Source: Freddie Mac, Fannie Mae, Milliman M-PIRe
Figure 3 shows a significant increase in refinance volume when interest rates declined in 2020. Refinance volume was approximately 30% of total acquisitions for Fannie Mae and Freddie Mac in 2019. This increased to approximately 60% of total acquisitions for both Enterprises in 2020. Most recently, there have been two refinance loans for every purchase loan.
The refinance fee will apply to approximately 30% of total new mortgage originations (30% = 50% [market share for the Enterprises] * 60% [percentage of acquisitions that are refinance loans]) if the current refinance loan market continues. This equates to approximately $750 billion of original loan amount (750 = 2,500 * 30%), assuming a $2.5 trillion origination market over the next 12 months.9 Multiplying this by the 0.5% fee results in $3.75 billion in fees, with a wide margin of error around this estimate. Another way to look at this is to convert the $750 billion into individual mortgages. Assuming an average loan amount of $250,000, the fee would apply to approximately 3 million borrowers.10
The press release discussing the refinance fee states that its intent is to increase capital for the Enterprises to cover pandemic-related expenses incurred. Specifically, Freddie Mac and Fannie Mae are offering special forbearance policies and foreclosure moratoriums that help borrowers stay in their homes, and the fee will raise funds to support these initiatives. Further, FHFA recently announced proposed capital rules that will raise the amount of capital holdings required for the Enterprises to operate.
The impacts to most borrowers will be limited and will not affect the decision to refinance. Many borrowers will still benefit from refinancing given the decline in interest rates. Nearly 98% of borrowers would benefit from refinancing in December before the fee is applied. The interactive BI tool from this article shows just how small of an impact the fee will likely have on the percentage of borrowers who would benefit from refinance even after the fee is priced into the mortgage. The refinance population is expected to fall by 1.70 percentage points to 95.84% when the fee takes effect. This means future refinance volume will likely remain elevated, and the refinance fee is an efficient mechanism for the Enterprises to raise capital. We have written before that the housing market is proving to be a bright spot of the pandemic recession.11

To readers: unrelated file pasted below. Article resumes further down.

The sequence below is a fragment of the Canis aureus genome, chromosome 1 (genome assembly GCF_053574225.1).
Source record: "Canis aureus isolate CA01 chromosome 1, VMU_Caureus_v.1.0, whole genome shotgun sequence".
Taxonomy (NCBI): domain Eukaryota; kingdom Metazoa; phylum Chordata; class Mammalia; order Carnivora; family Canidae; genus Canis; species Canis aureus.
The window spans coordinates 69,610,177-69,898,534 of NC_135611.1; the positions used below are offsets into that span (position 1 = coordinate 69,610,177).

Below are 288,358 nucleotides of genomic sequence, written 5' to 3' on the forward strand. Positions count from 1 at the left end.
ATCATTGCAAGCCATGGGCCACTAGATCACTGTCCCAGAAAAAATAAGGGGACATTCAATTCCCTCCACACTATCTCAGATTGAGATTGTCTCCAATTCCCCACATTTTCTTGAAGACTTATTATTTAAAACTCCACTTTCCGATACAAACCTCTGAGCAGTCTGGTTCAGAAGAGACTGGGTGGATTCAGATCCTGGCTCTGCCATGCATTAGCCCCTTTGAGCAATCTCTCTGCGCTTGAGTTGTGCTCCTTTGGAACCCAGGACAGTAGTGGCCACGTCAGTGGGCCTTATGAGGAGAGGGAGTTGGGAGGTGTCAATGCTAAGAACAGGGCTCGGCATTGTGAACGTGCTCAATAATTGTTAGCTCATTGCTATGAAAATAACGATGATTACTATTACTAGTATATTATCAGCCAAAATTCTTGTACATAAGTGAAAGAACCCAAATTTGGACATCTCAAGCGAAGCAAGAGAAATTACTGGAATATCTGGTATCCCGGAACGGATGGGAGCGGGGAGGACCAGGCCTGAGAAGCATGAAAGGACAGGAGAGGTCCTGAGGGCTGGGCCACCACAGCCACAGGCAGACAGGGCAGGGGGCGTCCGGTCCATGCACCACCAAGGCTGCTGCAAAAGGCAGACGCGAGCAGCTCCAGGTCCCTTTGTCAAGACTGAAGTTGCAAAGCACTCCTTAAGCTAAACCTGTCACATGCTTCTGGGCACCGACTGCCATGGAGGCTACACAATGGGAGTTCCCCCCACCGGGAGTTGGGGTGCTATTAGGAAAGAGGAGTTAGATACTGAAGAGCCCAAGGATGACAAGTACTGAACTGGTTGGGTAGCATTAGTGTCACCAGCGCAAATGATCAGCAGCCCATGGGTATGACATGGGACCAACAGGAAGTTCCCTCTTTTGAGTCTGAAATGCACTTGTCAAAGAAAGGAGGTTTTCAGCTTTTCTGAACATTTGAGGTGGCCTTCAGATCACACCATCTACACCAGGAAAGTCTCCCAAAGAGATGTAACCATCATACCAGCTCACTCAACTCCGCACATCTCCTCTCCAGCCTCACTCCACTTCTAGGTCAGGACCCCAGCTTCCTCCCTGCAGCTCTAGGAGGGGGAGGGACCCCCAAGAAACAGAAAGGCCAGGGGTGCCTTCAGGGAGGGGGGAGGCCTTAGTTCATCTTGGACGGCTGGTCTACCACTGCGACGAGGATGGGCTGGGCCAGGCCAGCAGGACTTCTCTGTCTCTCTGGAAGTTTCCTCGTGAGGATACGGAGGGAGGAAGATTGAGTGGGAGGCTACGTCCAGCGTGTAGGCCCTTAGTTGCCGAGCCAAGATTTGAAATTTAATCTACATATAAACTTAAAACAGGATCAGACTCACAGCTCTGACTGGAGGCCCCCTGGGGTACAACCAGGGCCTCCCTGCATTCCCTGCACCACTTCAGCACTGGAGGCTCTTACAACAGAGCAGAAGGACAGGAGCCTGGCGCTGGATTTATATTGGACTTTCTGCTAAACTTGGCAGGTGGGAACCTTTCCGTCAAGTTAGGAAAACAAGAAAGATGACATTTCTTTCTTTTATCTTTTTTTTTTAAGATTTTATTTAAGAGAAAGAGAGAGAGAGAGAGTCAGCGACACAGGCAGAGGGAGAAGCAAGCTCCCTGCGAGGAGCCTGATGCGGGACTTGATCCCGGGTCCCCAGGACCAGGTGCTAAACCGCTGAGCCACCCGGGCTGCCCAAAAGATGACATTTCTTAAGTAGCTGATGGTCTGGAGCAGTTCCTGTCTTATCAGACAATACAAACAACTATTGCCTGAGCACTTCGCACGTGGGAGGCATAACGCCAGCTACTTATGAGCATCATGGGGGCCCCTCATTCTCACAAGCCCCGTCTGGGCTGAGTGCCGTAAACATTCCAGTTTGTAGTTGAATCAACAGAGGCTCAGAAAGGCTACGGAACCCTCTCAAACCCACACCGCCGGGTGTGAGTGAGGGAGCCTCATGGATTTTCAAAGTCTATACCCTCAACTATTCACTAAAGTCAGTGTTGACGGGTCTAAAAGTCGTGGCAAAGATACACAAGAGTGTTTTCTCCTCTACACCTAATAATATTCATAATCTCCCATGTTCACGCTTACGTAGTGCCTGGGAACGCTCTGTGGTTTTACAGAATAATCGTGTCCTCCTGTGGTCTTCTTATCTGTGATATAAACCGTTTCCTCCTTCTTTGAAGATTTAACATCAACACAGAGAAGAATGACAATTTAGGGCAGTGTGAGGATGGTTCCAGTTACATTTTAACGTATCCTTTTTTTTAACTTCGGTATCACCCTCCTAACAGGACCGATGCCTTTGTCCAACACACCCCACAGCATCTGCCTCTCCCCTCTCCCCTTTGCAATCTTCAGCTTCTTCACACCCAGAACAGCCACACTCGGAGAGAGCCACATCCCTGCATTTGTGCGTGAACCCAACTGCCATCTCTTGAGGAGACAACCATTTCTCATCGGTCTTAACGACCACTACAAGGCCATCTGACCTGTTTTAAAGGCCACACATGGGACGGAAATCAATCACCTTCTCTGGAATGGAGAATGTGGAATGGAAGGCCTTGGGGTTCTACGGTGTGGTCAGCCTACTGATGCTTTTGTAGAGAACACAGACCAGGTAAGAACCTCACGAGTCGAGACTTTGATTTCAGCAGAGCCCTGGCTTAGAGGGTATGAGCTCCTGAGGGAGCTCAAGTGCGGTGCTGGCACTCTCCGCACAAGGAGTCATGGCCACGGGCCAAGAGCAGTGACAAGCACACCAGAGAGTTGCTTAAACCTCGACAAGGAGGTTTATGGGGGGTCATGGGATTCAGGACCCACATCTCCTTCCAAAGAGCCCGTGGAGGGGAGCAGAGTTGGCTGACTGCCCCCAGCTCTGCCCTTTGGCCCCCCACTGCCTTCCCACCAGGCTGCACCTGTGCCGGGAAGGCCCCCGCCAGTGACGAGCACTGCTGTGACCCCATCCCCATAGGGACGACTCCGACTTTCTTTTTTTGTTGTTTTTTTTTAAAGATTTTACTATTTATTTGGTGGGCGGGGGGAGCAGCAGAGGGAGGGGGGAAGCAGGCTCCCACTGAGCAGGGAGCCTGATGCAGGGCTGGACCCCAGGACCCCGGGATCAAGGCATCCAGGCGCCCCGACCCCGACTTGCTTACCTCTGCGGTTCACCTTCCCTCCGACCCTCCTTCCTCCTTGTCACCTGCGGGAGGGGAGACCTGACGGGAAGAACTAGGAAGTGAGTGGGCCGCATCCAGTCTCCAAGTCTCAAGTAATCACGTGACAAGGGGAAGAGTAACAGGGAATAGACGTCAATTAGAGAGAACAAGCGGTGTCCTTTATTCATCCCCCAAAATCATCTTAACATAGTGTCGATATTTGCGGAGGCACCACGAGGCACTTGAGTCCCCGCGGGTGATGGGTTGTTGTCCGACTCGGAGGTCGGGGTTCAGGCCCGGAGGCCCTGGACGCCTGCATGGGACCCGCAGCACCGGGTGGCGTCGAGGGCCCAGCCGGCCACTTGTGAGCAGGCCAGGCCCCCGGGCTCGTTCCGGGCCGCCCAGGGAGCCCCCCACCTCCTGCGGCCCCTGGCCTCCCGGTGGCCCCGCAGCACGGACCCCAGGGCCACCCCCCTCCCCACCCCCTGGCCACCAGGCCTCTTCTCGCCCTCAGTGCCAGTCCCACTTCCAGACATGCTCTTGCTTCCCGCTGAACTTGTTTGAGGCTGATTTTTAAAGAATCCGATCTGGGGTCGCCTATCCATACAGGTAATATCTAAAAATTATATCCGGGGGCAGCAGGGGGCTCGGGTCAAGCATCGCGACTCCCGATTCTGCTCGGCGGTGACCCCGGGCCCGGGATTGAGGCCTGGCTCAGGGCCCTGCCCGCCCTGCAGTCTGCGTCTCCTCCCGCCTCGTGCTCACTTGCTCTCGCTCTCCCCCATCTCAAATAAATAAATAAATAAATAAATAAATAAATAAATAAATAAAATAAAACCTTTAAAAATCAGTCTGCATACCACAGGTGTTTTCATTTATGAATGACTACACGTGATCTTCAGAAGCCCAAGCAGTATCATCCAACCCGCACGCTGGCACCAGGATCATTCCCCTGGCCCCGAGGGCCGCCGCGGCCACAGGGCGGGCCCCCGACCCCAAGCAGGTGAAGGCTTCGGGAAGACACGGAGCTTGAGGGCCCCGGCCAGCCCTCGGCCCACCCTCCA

Most borrowers will likely not notice a large change in mortgage interest rates as the fee becomes effective. Mortgage originators have time to implement and adjust their internal pricing to account for the fee, and they may have room to absorb the fee and not pass it to borrowers. They could pass the rate through to borrowers, but the effect would likely be muted—approximately a 0.10 percentage point increase in the mortgage rate.
The greatest effect will be in line with the fee’s intent. It will increase capital for the Enterprises, and it will help buffer their finances from both the pandemic and a release from conservatorship.
1FHFA (August 25, 2020). Adverse Market Refinance Fee implementation now December 1. News release. Retrieved September 11, 2020, from https://www.fhfa.gov/Media/PublicAffairs/Pages/Adverse-Market-Refinance-Fee-Implementation-Now-December-1.aspx.
2In addition to the interest rate, borrowers are also charged an origination fee for the mortgage. It is common for borrowers to finance this fee through a slightly higher mortgage amount on the refinance mortgage.
3Fannie Mae (August 27, 2020). Lender Letter LL-2020-12: New Adverse Market Refinance Fee. Retrieved September 11, 2020, from https://singlefamily.fanniemae.com/media/23726/display.
4FRED Economic Research. 30-Year Fixed Rate Mortgage Average in the United States: 10-Year Treasury Constant Maturity Rate. Retrieved September 11, 2020, from https://fred.stlouisfed.org/graph/?g=i8HL.
5Swanson, J. (September 9, 2020). Loan originators posted record profits in Q2. Mortgage News Daily. Retrieved September 11, 2020, from http://www.mortgagenewsdaily.com/09092020_mortgage_industry.asp.
7Ponder, C. (August 19, 2020). Understanding Mortgage Refinance Closing Costs. Lendingtree.com. Retrieved September 15, 2020, from https://www.lendingtree.com/home/refinance/mortgage-refinance-closing-costs/
8Also available at http://milliman-milwaukee-reports.azurewebsites.net/Reports/RefinanceImpact.
9Mortgage Bankers Association. Forecasts and Commentary. Retrieved September 11, 2020, from https://www.mba.org/news-research-and-resources/research-and-economics/forecasts-and-commentary.